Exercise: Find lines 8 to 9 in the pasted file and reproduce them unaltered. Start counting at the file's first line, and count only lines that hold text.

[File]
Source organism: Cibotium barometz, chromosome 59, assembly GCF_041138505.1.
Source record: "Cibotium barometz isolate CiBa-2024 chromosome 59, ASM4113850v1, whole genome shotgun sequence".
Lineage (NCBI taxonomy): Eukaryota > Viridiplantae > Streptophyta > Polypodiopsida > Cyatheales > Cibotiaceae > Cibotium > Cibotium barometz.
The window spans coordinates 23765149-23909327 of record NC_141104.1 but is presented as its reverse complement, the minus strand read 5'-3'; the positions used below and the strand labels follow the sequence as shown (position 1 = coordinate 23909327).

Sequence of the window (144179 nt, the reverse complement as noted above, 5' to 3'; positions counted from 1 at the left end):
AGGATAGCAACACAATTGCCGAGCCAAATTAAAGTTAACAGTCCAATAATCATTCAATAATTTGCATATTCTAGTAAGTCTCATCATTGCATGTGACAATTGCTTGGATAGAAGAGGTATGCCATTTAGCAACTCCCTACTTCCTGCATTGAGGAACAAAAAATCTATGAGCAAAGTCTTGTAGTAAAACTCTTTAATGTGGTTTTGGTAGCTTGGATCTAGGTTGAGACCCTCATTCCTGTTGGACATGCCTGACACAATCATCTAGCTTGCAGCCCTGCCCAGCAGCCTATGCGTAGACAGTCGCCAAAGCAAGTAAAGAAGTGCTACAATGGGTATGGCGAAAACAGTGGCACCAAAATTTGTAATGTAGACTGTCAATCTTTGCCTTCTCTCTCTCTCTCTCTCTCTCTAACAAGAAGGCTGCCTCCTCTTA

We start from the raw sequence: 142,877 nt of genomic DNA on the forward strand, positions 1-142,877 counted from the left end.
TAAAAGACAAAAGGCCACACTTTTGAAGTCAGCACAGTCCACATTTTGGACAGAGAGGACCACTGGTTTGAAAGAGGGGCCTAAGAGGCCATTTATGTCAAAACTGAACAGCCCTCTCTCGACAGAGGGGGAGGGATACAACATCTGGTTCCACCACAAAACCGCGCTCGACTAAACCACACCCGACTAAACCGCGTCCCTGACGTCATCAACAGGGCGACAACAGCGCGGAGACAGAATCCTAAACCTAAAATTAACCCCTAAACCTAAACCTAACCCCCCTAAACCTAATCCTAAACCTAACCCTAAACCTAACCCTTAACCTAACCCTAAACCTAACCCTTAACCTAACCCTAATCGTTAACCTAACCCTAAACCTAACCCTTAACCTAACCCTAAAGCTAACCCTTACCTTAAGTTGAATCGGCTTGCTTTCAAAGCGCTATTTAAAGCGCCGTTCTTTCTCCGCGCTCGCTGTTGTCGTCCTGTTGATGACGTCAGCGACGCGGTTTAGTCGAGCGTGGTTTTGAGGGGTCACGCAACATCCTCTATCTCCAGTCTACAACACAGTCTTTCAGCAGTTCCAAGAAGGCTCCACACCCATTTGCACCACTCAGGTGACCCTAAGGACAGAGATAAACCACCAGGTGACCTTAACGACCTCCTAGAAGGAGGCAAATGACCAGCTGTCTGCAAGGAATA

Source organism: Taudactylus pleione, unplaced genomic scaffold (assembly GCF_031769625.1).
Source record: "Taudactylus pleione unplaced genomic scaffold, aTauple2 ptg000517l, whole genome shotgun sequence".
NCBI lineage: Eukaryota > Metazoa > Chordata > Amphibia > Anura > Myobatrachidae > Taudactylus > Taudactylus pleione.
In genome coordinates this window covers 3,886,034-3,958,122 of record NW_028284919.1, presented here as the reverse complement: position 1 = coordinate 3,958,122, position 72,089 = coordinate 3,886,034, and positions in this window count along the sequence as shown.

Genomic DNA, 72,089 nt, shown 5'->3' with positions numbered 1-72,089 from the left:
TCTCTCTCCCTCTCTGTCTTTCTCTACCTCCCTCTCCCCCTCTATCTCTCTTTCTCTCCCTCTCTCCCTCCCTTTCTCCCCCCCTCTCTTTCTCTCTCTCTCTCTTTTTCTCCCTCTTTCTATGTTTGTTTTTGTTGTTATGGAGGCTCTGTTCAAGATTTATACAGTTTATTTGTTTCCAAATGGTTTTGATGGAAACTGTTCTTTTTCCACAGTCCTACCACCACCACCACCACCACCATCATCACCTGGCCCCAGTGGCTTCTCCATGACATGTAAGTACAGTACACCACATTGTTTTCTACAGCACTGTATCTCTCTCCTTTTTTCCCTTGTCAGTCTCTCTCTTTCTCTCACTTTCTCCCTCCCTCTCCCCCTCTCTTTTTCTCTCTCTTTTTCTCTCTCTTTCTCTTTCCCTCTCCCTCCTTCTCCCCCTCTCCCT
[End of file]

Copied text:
TAAAAGACAAAAGGCCACACTTTTGAAGTCAGCACAGTCCACATTTTGGACAGAGAGGACCACTGGTTTGAAAGAGGGGCCTAAGAGGCCATTTATGTCAAAACTGAACAGCCCTCTCTCGACAGAGGGGGAGGGATACAACATCTGGTTCCACCACAAAACCGCGCTCGACTAAACCACACCCGACTAAACCGCGTCCCTGACGTCATCAACAGGGCGACAACAGCGCGGAGACAGAATCCTAAACCTAAAATTAACCCCTAAACCTAAACCTAACCCCCCTAAACCTAATCCTAAACCTAACCCTAAACCTAACCCTTAACCTAACCCTAAACCTAACCCTTAACCTAACCCTAATCGTTAACCTAACCCTAAACCTAACCCTTAACCTAACCCTAAAGCTAACCCTTACCTTAAGTTGAATCGGCTTGCTTTCAAAGCGCTATTTAAAGCGCCGTTCTTTCTCCGCGCTCGCTGTTGTCGTCCTGTTGATGACGTCAGCGACGCGGTTTAGTCGAGCGTGGTTTTGAGGGGTCACGCAACATCCTCTATCTCCAGTCTACAACACAGTCTTTCAGCAGTTCCAAGAAGGCTCCACACCCATTTGCACCACTCAGGTGACCCTAAGGACAGAGATAAACCACCAGGTGACCTTAACGACCTCCTAGAAGGAGGCAAATGACCAGCTGTCTGCAAGGAATA

Source organism: Taudactylus pleione, unplaced genomic scaffold (assembly GCF_031769625.1).